AL-ILAH = “the god;” ALLAH = ‘God ‘
“AL” is the Arabic definite article (“the”).
ILAH is the Arabic generic term for “deity” or “god” (with a small G). The feminine form is ILAHA, and the plural is ALIHA. The adjectival form is ILAHIYY (“divine”).
What does it mean? That is precisely what it means: god, or deity. It refers to nothing else, just as the English word “god” means nothing else, except by way of figurative use.
Where does it come from? Nobody knows with certainty, but the words for “god” or “deity” in all Semitic languages, extinct and extant, are all similar in that they consist of an initial glottal stop (represented by A, E, or I, when written in Latin letters), followed by the L sound, sometimes followed by the sound AH (or OH), variously pronounced. Arabic, Aramaic, and Hebrew cognates seem to derive from an ancient root, possibly pronounced EL, and thought to signify power.
ALLAH is the Arabic term that refers to the Jewish-Christian-Muslim notion of God (with a capital G). The word is used in the Arabic versions of the Old Testament, the New Testament, and the Qur’an.
The Old Testament uses a variety of terms that reflect the evolution of Hebraic theology from polytheism to simple monotheism to more sophisticated monotheism. The different appellations also reflect the different attitudes exhibited at different times regarding the explicit uttering of the Hebrew Divine name, some times represented by the tetragram (or tetragrammaton), and at others by ADONAI (“Lord”). The Arabic Old Testaments, use the word ALLAH wherever the Hebrew version uses Eloh or Elohim, provided the reference is clearly to the God of the Bible. For instance, Genisis 1:1 states
في البدء خلق الله السموات والأرض
Likewise, in the New Testament, John 1:1 reads:
في البدء كان الكلمة والكلمة كان عند الله وكان الكلمة الله
The Qur’an is consistent with the same tradition, as in the BASMALA:
بسـم الله الرحـمن الرحيم
It is surmised by some that AL-RAHMAN was the southern Arabian name for God the Father, and that the BASMALA represented Islam’s recognition of the Father as the unique God, exclusive of the Son the Holy Ghost.
It is important to note that although ALLAH is used in reference to a unique being (and as such may be called a “name” or a “proper noun”), it is not a name in the sense that Dick and Harry are names. Dick and Harry distinguish their referents from similar members of the same species, whereas the referent that ALLAH signifies, in a sense, needs no such distinguishing name, since that being is not a member of a species. In a loosely analogous way, one can give a distinguishing name to a planet, like Venus, since there are so many planets, but not to the sky, since there is only one. In this sense, “The Sky” may be thought of as a name, but not in the same sense as Venus is a name.
Arab etymologists have often sought to explain ALLAH as a contraction of AL-ILAH (“the deity”). This is an attractive theory, but by no means certain or well substantiated.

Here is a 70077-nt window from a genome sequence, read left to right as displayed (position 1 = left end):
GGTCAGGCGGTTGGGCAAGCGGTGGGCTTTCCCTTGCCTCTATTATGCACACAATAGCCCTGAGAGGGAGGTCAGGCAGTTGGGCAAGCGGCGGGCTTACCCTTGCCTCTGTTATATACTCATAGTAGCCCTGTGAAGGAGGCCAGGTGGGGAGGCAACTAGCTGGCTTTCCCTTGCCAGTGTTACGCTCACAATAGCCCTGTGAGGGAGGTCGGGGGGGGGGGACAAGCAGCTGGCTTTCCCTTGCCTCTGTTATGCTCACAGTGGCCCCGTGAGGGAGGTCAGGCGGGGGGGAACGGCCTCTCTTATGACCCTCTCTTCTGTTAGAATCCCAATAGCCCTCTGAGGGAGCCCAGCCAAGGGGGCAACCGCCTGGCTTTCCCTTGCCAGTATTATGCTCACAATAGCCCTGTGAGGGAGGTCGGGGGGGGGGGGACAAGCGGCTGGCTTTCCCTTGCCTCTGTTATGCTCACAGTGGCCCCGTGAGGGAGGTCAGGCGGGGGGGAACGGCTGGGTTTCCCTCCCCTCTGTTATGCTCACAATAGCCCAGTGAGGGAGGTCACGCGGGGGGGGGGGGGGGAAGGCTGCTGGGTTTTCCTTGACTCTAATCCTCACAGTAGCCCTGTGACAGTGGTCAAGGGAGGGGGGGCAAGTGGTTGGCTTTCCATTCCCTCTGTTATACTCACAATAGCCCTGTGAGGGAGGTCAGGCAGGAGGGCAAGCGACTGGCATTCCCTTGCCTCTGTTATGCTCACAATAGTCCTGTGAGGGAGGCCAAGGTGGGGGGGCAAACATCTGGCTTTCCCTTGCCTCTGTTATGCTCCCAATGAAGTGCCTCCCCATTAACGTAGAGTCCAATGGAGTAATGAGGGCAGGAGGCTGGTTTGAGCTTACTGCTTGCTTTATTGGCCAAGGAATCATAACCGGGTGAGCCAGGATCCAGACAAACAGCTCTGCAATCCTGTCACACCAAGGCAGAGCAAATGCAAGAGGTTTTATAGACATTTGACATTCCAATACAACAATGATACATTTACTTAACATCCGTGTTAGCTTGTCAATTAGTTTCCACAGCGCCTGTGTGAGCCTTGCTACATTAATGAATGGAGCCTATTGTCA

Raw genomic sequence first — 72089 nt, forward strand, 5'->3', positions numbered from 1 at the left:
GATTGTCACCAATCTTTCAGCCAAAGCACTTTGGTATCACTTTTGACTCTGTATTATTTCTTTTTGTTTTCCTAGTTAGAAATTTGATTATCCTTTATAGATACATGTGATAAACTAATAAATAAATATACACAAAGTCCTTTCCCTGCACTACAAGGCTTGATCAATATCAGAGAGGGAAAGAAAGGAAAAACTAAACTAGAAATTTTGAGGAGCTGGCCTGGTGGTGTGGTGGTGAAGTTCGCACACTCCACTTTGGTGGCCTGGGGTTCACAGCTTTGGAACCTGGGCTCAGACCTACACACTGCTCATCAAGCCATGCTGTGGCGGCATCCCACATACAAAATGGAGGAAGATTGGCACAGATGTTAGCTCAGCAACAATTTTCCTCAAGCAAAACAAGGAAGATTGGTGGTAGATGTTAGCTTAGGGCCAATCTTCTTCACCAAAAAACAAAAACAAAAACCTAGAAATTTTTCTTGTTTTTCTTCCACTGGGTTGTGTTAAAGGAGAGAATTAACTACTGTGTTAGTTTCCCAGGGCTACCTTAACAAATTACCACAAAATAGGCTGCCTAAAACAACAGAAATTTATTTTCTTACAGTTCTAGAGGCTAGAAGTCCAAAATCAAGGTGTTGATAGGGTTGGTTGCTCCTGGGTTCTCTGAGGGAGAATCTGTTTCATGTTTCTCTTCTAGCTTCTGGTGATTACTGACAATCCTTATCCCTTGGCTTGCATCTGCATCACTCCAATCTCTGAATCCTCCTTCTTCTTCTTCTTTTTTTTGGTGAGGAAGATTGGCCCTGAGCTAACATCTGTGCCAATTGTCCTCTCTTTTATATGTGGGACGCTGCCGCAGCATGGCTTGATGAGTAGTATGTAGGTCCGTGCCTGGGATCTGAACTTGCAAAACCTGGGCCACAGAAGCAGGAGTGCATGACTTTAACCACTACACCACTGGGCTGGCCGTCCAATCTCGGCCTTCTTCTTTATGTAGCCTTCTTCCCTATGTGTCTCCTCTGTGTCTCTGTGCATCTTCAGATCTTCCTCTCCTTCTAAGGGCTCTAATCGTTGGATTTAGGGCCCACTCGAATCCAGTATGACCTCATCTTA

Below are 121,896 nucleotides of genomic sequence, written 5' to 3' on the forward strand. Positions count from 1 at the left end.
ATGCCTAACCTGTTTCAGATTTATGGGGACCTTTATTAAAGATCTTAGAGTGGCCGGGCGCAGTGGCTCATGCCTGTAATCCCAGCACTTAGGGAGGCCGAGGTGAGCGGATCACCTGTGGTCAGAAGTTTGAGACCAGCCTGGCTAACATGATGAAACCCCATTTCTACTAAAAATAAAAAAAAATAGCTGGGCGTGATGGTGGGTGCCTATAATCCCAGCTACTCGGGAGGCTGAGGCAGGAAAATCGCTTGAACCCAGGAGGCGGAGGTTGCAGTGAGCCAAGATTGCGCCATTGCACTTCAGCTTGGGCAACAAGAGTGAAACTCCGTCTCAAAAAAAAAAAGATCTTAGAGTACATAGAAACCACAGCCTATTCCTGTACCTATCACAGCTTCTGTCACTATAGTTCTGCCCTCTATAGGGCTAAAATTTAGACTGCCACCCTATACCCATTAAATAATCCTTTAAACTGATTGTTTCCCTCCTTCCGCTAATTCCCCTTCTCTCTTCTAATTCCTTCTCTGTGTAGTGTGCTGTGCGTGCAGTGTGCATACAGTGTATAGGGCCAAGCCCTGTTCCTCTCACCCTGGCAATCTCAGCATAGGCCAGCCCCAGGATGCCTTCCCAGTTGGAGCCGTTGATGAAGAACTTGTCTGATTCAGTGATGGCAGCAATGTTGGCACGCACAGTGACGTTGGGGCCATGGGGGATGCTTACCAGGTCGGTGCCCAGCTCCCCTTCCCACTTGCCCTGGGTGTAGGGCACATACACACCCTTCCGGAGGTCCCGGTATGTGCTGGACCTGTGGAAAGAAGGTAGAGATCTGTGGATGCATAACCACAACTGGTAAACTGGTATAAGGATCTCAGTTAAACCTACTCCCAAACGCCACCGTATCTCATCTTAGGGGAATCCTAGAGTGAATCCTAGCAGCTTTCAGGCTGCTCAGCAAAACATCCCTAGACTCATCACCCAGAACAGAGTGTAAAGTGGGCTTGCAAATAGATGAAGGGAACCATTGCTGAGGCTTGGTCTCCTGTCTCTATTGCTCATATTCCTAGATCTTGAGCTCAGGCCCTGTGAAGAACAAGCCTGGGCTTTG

From the very beginning of the Prophet Muhammad’s mission, he consistently used the Arabic word ALLAH, used by his Jewish and Christian contemporaries, in reference to the one true deity. His preaching and the scriptures that he mediated clearly identified this deity as the God of Abraham, worshiped by Jews and Christians. It is true that the Islamic conception of God vastly differs from the Christian conception (not so much from the Jewish conception), but that difference never impelled Muhammad to use a different name. Semiotically, this is understandable. We often have different conceptions of the same notion, but we continue using the same appellation. Those who thought the earth was flat still called it “the earth.”
Prior to modern European colonialism, Muslims have had no experience in talking or writing about Islam in European languages. European Orientalists, especially the British and French, sought to define Islam to their European readers as something different from, opposite to, and ultimately inferior to the Western culture as a whole, whatever “Western culture” meant. One of the means used to accomplish this end was verbal engineering, a process involving redefinition of terms, renaming of common notions, and the use of untranslated non-European terms (mostly Arabic) to drive home the notion that the “East,” as the realm of non-Europeans was insultingly called, could not be represented in “Western” vocabulary, because the two entities were mutually exclusive, despite appearances to the contrary. Islam was to be thought of as so entirely outlandish that a simple English word like “God” failed to represent anything Islamic (without actually saying that in so many words). Talking about Islam had to involve “foreign” sounding words to give the discourse a dreamy, exotic flavor, in support of the notion that the East was inscrutably mysterious. Today’s mass media use a similar technique to give their reports an aura of authenticity and high learning.
Muslims, especially in the Indian subcontinent, borrowed the style of writing about Islam in English from English Orientalists. They particularly bought the notion that when writing about Islam in English, one should use the term ALLAH. This practice spread throughout the Muslim world, and continues to be followed today by many Muslims, giving rise to the bizarre idea that ALLAH is the “name” of the Muslim deity.
As should be amply clear, ALLAH is Arabic, just as “God” is English, and “Gott” is German. ALLAH is no more Muslim than “God” is Christian or Jewish. Yet, many contemporary Muslims use the word ALLAH the same way some Christians speak of love: they think it is theirs alone.
For further online reading on the subject, try these links:
Works in field
Native speaker of: Arabic, English
PRO pts in category: 199